Baylor was a part of that mix. He suited up for a powerhouse A.A.U. team: Westside Ford.
I wish now that I had asked my father more about his one-and-only game against Baylor, more about that league and those times. But dad died 15 years ago. As close as we were, some of his history will always be cut off from me. I don’t know what team he was on when he played against Baylor. I don’t know if it was a big game with high stakes — like the battles that helped decide who would head off to the A.A.U. national championship.
Thankfully, I have a firm recollection of the look on my father’s face as he spoke of how, in a head-to-head matchup between two tall, lithe and powerful forwards, he held Baylor to two first-half points. Oh, and dad never let any of his four sons forget that while he was holding down Baylor, he was lighting up the scoreboard. Even before my older brother Jon knew I was writing this column, the moment he heard about Baylor’s death he sent me a text with his own recollections of our family’s well-told tale: “Dad scored 11 in the first half!”
But how did the game end?
Whenever he came to the story’s backstretch, my dad would always smile and bring me close, letting me know that this short fable was not actually about him.
As it turned out, angered at being shown up, Baylor came out in the second half determined to teach Mel Streeter a lesson. As dad told it, the entire back half of the game was essentially a blur as Baylor whipped past my father for layups or arcing, orbital jump shots. Baylor didn’t just turn the tables: He made known that he was simply a different kind of cat. He shut down dad with lockdown defense, and torched dad for 24 points.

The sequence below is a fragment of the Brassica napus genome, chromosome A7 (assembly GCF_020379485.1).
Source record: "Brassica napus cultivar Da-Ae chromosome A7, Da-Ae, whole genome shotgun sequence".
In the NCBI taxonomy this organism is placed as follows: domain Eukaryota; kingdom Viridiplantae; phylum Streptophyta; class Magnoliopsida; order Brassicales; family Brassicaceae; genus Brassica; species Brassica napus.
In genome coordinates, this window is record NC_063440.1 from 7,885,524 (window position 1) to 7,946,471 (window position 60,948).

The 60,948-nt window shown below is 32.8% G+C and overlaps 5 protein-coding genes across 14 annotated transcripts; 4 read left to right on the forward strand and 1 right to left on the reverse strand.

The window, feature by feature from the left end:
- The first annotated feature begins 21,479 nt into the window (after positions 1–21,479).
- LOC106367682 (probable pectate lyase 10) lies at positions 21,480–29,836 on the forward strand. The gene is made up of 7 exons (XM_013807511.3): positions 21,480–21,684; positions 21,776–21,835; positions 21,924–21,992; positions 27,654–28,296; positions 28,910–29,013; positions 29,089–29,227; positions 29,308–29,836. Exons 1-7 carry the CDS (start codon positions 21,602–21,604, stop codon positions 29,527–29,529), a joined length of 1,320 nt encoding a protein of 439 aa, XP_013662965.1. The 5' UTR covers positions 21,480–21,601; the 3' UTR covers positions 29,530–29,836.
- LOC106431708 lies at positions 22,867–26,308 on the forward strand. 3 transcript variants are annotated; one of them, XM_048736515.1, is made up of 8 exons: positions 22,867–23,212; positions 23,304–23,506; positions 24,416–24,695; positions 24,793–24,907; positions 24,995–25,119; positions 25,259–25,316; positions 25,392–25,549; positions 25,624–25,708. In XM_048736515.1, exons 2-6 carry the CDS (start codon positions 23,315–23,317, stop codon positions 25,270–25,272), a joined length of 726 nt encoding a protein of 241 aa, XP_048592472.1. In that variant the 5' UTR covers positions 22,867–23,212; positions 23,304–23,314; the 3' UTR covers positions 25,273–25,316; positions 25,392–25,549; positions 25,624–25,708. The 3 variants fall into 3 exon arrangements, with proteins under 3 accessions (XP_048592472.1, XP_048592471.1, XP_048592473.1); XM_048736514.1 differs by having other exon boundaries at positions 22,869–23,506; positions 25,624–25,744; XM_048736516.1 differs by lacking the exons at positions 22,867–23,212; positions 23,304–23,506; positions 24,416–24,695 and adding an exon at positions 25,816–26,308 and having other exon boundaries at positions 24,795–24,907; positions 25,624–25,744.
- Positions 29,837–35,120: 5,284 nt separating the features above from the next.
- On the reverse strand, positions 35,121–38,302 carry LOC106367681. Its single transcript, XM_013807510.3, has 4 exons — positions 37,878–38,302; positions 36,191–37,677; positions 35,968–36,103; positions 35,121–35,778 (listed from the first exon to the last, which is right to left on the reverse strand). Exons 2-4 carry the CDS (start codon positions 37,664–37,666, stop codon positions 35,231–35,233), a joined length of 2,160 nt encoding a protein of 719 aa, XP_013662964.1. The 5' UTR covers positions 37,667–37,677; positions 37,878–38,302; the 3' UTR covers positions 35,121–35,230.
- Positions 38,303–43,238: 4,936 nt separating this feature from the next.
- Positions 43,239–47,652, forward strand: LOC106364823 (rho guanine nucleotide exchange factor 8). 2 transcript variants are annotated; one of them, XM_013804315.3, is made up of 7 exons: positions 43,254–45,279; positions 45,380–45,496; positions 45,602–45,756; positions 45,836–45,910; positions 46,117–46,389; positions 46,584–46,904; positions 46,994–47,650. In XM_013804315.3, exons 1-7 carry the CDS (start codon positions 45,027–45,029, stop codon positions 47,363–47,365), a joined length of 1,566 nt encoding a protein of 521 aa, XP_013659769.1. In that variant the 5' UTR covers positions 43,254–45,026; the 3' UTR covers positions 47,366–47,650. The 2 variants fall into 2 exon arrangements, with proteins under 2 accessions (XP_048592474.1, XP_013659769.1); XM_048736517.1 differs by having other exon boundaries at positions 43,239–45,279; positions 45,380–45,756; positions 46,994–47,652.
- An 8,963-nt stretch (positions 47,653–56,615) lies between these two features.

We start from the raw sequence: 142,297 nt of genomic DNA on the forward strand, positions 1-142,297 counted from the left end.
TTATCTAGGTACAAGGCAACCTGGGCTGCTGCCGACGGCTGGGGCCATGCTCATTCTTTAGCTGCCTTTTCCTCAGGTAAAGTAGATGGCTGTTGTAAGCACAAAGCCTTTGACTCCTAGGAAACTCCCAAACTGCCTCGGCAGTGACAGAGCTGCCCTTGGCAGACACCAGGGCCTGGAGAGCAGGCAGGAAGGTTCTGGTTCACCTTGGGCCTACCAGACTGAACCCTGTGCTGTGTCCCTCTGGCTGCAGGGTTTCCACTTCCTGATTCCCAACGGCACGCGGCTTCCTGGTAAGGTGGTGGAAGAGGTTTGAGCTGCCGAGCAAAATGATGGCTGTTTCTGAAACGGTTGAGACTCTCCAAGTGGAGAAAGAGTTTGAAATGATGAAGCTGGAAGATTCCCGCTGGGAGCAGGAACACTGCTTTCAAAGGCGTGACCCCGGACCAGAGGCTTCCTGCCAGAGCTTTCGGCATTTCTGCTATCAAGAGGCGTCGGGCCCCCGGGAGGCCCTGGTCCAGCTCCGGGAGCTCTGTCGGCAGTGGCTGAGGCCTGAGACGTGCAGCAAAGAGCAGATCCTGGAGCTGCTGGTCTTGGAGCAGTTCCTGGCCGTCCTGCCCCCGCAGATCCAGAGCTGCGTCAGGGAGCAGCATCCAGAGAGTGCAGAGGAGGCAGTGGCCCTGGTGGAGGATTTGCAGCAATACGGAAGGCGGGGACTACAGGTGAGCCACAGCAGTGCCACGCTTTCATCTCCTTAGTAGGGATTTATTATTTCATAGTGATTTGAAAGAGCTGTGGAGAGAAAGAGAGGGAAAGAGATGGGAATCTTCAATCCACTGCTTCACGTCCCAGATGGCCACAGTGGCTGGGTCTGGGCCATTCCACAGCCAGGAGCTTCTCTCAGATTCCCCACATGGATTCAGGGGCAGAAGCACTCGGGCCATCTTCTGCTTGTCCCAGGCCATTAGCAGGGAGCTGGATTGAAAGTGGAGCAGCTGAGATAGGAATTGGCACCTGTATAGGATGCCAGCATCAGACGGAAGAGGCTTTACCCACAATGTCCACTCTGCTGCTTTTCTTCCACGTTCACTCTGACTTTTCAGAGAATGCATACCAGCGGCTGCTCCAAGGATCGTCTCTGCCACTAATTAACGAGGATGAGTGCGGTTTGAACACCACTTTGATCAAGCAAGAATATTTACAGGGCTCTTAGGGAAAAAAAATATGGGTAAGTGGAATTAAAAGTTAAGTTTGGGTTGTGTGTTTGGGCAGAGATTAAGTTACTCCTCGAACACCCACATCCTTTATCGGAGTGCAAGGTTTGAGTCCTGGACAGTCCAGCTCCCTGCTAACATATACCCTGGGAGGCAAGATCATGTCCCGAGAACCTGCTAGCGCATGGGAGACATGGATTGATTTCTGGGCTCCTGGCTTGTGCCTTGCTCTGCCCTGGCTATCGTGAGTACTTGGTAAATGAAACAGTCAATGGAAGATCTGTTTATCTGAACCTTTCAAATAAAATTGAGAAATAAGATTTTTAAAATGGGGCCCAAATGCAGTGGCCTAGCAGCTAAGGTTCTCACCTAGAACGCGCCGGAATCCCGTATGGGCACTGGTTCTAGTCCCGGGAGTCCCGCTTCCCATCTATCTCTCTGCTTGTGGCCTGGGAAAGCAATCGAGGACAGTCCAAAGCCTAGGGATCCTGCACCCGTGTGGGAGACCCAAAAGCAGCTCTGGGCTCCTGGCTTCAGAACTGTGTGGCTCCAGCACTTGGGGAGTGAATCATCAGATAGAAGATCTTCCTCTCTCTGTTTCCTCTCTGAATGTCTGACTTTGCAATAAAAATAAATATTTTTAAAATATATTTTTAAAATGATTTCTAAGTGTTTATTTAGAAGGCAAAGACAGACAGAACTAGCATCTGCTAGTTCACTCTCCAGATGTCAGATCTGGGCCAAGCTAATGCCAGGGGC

Whenever my father told this story, which was usually while we shot hoops on the basket that hung over our old garage, he never ended it sounding defeated. His smile widened and his face lit up as looked straight at me and spoke of Baylor with awe. “There was nothing I could do,” dad would say. “He was just too much.”
Dad had witnessed true genius, true athletic genius, right up close, shoulder-to-shoulder under the rim inside a packed Seattle gym. And he had loved every second of the opportunity, even as he got scorched.
That’s what I’m left with. My father’s thankfulness.
If only he’d still been alive to hear about the first time I met Baylor, who I crossed paths with while in my role as a reporter roughly a dozen years back. It happened in Los Angeles, at the old training center for the Clippers, which Baylor struggled to run as general manager for just over 20 years.
As I introduced myself, he thought for a moment about my name.
I could see he was thinking back, working his memory to make a connection.
I nudged him a bit. Without going into details, I reminded him that he’d played Mel Streeter in an old A.A.U. game.
Then he put it all together.
“Your dad,” he said, “let me tell you, he could play. He could really play.”